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Freelancing Writing: How to Approach Magazines, Websites and Newspapers With Your Ideas

Updated on October 23, 2010

So, you've decided that you've got what it takes to become a freelance writer and have that all-important killer idea that you want to pitch to a magazine, newspaper or website. Before you jump in and risk blowing your chances of landing a commission by not knowing the ropes, take your time to understand the techniques that you should be following when you approach editors with your article ideas.

Don't Write an Article and Then Try to Find a Home For It

It's generally considered "amateur" to write the article in advance and then send it to an editor. There are several problems with this approach:

  1. As you can imagine, editors are busy people and are unlikely to have the time to read through a full article to decide whether they like your writing style and whether it's a good fit for their publication.
  2. You might be a fantastic writer but chances are, your writing style doesn't fit the publication that you're approaching without some major tweaking so it's going to take a lot of work to basically write a different article for each publication that you're trying to target.
  3. Unless it's a highly unique angle, your idea has probably already been covered by the publication, in which case they won't be looking to cover it again for some time. If this is the case, you've wasted a huge amount of your time by putting together an article that may have no chance of being published.
  4. In some cases, an editor might like your basic idea but want to tweak it slightly to take a slightly different angle to what has been suggested. If you've already written the article, there's no scope to do this and the editor will likely just reject the idea instead of coming back to you and asking for adjustments.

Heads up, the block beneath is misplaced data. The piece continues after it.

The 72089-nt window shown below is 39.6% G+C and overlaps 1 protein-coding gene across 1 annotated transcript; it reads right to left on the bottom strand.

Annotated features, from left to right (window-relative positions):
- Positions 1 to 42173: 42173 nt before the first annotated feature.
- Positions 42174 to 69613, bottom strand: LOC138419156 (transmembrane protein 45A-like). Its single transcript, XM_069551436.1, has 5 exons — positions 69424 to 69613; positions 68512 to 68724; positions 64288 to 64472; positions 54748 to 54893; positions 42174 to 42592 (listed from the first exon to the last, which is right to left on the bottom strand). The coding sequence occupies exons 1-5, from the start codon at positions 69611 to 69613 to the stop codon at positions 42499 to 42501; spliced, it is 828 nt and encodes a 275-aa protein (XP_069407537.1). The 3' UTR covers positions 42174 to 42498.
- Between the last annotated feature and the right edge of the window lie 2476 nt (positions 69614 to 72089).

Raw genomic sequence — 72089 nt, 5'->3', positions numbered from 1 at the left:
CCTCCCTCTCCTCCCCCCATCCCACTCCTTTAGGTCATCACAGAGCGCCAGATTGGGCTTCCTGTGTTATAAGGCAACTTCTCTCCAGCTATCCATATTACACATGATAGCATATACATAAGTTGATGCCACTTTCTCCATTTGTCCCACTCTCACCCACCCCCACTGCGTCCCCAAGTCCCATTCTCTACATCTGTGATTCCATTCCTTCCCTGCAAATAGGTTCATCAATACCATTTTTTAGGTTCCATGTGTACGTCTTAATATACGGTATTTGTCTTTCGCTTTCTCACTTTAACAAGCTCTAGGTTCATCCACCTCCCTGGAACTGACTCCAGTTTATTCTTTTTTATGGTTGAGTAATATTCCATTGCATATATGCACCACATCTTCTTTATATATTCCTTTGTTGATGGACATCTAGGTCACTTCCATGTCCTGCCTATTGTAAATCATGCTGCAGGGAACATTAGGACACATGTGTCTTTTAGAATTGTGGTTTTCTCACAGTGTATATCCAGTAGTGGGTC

Putting Together a "Pitch"

Instead of writing up an article and then trying to find a publication that will accept it, save yourself time and effort by "pitching" your idea(s) to editors. In a nutshell, this involves concisely putting together a brief overview of the article that you'd like to write. Aim to get your point across in a couple of paragraphs - one for summing up the basic gist of the article and the other for outlining your relevant writing experience (for example, any similar publications that you've written for or any articles that you've done in the same area) to show your credentials.

How Much Information Should You Give In a Pitch?

This is often a matter of personal preference but I don't tend to go into too many details about how I envisage the article looking if it's commissioned. In the early days, I would name experts that I planned to use in the piece (getting the go-ahead from the expert(s) in question before sending the pitch to make sure that it was feasible) and lining up case studies if relevant. Not only was this very time-consuming for something that may never be commissioned, but it also left the door open for the publication(s) to create the piece in-house, bypassing me altogether. This has only happened once in my freelance writing career but that was enough to convince me that it's better to play your cards close to your chest until you've got a commission. 


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    • dippykitty profile imageAUTHOR

      Sally 

      7 years ago from UK

      Hope it helps!

    • Hello, hello, profile image

      Hello, hello, 

      7 years ago from London, UK

      Thank you for a great advice. That is exactly what I have done before I came to hubpages. I will try your tips and see what happened.

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